Do you have a strong idea of what a particular song might sound like or is it pure experimentation without focusing too much on your choice of sounds?
We don’t really have strong feelings going in, but a lot of the time we’ll be really aligned to how something could sound without even discussing it, which makes it really easy to move forward. The key for the three of us is whether we resonate with each other’s songwriting. Katie’s an incredibly prolific writer – for this record she’d written 40 or 50 songs. A lot of them are verse and chorus stuff and then we’ll try to figure out how to make it work within the context of the band. That can definitely lead to radical sound shifts, especially if a song is written on an acoustic guitar. For example, Katie originally wrote the song “No Idea” acoustically and Jo and I completely changed it to work within our sonic landscape.
You’ve mentioned that Ableton Live makes you feel like you’re playing an instrument. Can you describe how it helps you make that connective link?
It’s funny but I grew up playing a lot of different instruments and was constantly in lessons. I played piano for a long time and guitar, but I didn’t have a spiritual connection to them in a way that made me want to become truly proficient. Once I discovered producing, I realised that this is what I’m supposed to be doing. Although, I play guitar and keys on stage, I feel that Ableton Live is the instrument that I play best, is the most instinctive to me and easiest to get my musical thoughts out on. When I have to write guitar parts I get stressed, but with Live it’s so easy for me to get an idea and instantly start programming it out. For our process as a band, Live plays a massive role.
What version are you currently using?
I went straight from 8 to 10 and now I’m up to date and very much looking to whatever we make next because I’m so excited about being able to loop record. A lot of what we did on the third record started with Clip View loops and structuring songs that way. From my end, it’s all based on very involved in-the-box programming, so I love version 11 and I’m very excited to be able to use it to work on new stuff soon.
You mentioned drum programming being a forte of yours?
I have extensive drum racks with a sickening amount of sounds in them, but then I also tend to use the same few things most of the time. It’s quite song-specific, but I like to have well-equipped sessions with sounds that I can easily turn to, for example, I’ll have a bunch of bass synths cued up and drum sounds ready to go, and that makes it easy for me to ‘play’. My band mates can attest to what my sessions look like – they’re really wild!
MUNA’s breaks down the making of their hit “What I Want” on Song Exploder
How fully formed will a track be before vocals are applied and how much will that affect the intonation of a song?
I’ll often work with a scratch vocal, but to Katie’s chagrin a lot of the time I’ll take the vocals out while I’m producing. She often says, “I’d really, really love to hear the songwriting I did” [laughs]. That’s completely fair, but I like to arrange without listening to vocals because I feel you can get really attached to the way a scratch vocal sounds. If Katie gives a particularly spirited vocal performance, we’ll definitely go back and create room for that or build around it depending on the song.
When ideas are bouncing around between you, how do you ensure you have the most up-to-date version of a track?
With the most recent version of a track, we’ll have shared notes and be texting back and forth, but anyone who makes music with other people understands how you’ll have some sort of studio shorthand. How we make music is based on shared influences, so we’ll often have similar trains of thought and it’s pretty rare that we’ll fundamentally disagree on the direction that something is going in. When I’m privately making beats I’ll use Live’s clip view, track it and then arrange in Session View for the rest of the song even if I have to go back and start reprogramming. If we’re being creative together, we’ll use clip view, but we’ve done a few songs where we’ve tried to shake things up creatively by giving each other a certain amount of time to record something, write a part or programme stuff in.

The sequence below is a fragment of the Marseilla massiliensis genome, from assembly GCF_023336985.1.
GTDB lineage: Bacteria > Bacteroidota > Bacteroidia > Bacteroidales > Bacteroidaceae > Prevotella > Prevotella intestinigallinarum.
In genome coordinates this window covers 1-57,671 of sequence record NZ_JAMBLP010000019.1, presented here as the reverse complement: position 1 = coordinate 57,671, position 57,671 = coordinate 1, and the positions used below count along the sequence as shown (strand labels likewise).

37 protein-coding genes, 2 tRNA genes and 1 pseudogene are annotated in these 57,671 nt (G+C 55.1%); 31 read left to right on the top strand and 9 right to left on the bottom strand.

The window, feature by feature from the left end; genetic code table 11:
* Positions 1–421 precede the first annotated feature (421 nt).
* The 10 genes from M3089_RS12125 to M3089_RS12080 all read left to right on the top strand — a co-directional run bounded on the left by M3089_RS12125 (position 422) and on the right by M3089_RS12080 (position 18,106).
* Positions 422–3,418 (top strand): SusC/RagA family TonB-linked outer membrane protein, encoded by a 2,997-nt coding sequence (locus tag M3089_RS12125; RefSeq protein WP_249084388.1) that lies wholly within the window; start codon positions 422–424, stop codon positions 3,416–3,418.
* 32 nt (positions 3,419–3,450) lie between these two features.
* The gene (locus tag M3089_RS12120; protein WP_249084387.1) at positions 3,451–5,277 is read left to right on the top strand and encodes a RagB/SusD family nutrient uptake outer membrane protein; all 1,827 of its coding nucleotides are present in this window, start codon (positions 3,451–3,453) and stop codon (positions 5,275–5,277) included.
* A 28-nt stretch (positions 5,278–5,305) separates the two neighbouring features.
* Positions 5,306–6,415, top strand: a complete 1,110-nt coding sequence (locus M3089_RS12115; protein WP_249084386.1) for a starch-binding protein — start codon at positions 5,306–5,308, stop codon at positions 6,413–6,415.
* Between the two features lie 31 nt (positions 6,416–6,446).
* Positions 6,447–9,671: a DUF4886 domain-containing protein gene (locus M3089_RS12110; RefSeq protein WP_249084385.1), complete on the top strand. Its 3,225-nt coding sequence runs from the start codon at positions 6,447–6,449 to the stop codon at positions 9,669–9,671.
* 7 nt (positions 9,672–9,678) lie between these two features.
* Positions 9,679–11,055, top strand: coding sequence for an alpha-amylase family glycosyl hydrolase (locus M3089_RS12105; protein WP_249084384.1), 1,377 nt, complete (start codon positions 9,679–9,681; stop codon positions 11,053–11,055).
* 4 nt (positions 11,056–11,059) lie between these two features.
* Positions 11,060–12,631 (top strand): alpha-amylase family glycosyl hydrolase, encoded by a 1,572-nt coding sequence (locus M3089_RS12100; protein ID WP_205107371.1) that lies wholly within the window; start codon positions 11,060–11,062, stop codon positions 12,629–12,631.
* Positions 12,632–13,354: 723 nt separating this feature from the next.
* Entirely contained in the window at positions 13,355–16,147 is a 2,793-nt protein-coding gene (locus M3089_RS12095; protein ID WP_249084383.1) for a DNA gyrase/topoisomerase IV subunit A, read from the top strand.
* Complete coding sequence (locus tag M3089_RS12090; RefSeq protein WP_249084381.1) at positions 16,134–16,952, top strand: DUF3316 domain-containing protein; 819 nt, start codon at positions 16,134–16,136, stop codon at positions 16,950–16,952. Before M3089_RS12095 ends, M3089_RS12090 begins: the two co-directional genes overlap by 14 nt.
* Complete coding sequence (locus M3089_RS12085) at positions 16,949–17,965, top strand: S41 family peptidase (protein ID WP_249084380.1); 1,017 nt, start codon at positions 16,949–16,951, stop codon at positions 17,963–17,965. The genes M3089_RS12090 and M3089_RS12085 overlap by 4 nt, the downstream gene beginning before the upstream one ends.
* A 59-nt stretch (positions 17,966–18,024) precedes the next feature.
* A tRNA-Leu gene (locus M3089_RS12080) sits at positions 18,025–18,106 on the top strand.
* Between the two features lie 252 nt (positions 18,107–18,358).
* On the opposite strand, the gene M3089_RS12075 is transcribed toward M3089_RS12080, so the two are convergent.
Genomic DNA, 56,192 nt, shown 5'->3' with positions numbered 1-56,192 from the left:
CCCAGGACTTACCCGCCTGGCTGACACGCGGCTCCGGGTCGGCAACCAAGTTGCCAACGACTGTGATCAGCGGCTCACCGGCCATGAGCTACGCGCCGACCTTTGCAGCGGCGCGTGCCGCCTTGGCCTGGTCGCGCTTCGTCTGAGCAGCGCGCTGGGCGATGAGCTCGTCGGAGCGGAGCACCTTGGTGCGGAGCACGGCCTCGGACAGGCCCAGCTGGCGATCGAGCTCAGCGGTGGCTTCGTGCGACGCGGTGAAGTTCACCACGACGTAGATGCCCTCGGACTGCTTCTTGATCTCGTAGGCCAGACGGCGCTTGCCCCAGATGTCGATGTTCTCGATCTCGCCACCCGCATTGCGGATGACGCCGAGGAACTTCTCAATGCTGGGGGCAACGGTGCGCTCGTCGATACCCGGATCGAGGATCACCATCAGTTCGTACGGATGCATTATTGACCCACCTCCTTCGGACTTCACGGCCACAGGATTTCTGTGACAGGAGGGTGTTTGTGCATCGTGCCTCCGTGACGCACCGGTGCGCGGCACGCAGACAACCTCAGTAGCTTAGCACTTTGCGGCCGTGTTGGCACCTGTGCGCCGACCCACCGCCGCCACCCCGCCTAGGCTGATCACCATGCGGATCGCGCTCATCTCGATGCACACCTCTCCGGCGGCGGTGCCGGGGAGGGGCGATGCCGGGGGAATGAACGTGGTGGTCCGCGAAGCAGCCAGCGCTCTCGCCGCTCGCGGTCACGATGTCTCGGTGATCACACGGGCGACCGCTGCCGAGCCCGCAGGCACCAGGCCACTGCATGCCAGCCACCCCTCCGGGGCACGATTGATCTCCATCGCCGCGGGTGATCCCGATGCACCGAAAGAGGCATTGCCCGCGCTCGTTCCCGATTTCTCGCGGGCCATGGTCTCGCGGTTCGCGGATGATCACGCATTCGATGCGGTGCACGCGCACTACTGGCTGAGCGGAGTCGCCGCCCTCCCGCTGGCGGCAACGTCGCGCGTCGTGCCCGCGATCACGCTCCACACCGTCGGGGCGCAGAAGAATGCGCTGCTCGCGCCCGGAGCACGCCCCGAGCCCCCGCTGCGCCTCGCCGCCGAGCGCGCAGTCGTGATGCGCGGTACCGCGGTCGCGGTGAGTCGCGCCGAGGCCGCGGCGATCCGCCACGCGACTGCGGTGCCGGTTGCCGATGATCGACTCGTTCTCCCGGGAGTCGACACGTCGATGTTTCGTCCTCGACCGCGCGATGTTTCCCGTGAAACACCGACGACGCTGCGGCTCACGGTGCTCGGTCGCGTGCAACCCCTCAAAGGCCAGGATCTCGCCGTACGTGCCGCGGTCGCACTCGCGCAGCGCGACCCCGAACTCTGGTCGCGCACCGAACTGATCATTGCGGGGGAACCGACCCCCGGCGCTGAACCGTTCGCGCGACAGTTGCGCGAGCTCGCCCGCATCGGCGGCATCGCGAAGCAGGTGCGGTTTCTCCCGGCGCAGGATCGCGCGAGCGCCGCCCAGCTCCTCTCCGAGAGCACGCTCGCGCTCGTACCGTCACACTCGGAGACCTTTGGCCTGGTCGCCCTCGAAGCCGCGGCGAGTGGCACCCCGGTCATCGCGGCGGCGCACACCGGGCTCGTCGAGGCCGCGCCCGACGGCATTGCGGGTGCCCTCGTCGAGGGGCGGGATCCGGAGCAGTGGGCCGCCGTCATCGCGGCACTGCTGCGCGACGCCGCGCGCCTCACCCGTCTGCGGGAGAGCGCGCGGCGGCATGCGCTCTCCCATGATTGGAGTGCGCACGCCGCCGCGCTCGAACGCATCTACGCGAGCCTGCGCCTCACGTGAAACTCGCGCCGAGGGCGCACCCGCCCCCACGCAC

The track “Kind of Girl” is very country and sounds like it could have been produced in the ‘70s. Does that show how sophisticated and seamless digital recording has become?
Absolutely, and I had the sense that we could make it sound how we wanted without fully changing our process, otherwise it would have felt sonically disparate to everything else on the album. Katie wrote the track on acoustic guitar and Jo and I instantly agreed that we wanted to retain its intimacy. We recorded some of the guitars at our publishing company’s studios in Silver Lake, LA, but knew that if we made the real audio feel rich and textured and got great vocals we could do everything else in Live. The drums were fun to programme – a lot of them were based on found sound stuff. Within the drum loop, there are garage door chain sounds and other bizarre stuff that add a more intimate quality. We also had a friend track a bunch of strings for “Kind of Girl” and when we got those back we knew there was nothing else that needed to be done. When you feel guided by a song, it doesn’t feel like you’re doing work.
Why did you record guitar parts in a separate studio rather than go directly into the DAW via an interface?
We honestly didn’t have any KM 184s, so we went to a studio to borrow some and decided to have an exotic experience and track it there. Moving forward, we now have our own spot and more extended access to microphones. Jo and I also have a shared pedal board that we add and subtract from that goes straight from a preamp into Live, but then we also have a bathroom in our little studio that we’ll often track from using a Kemper-modeled amp.
Do you use any other hardware?
I’ve had a Prophet 6 for a decade that I’m obsessed with. That makes it onto every song because it’s such an easy synth to loop parts on and I have a lot of patches on there that I can turn to for arpeggiated bass and fun drum sounds. I also used a Korg Nautilus for some of the internal sounds because it has a fake Korg M1 sound that I was searching for. I’m now in the process of acquiring some more fun hardware and just got a Critterand Guitari Organelle. Although I realize I’m a little late to the game in using that, it’s just another attempt to get a little more out of the box. I don’t know if I’ll ever be a person that prefers using a drum machine to Live’s Drum Rack, but I hope not to become one of those truly obsessed gear heads!
Text and interview: Danny Turner
Band photo: Sam Muller
Live photo: Jess Gleeson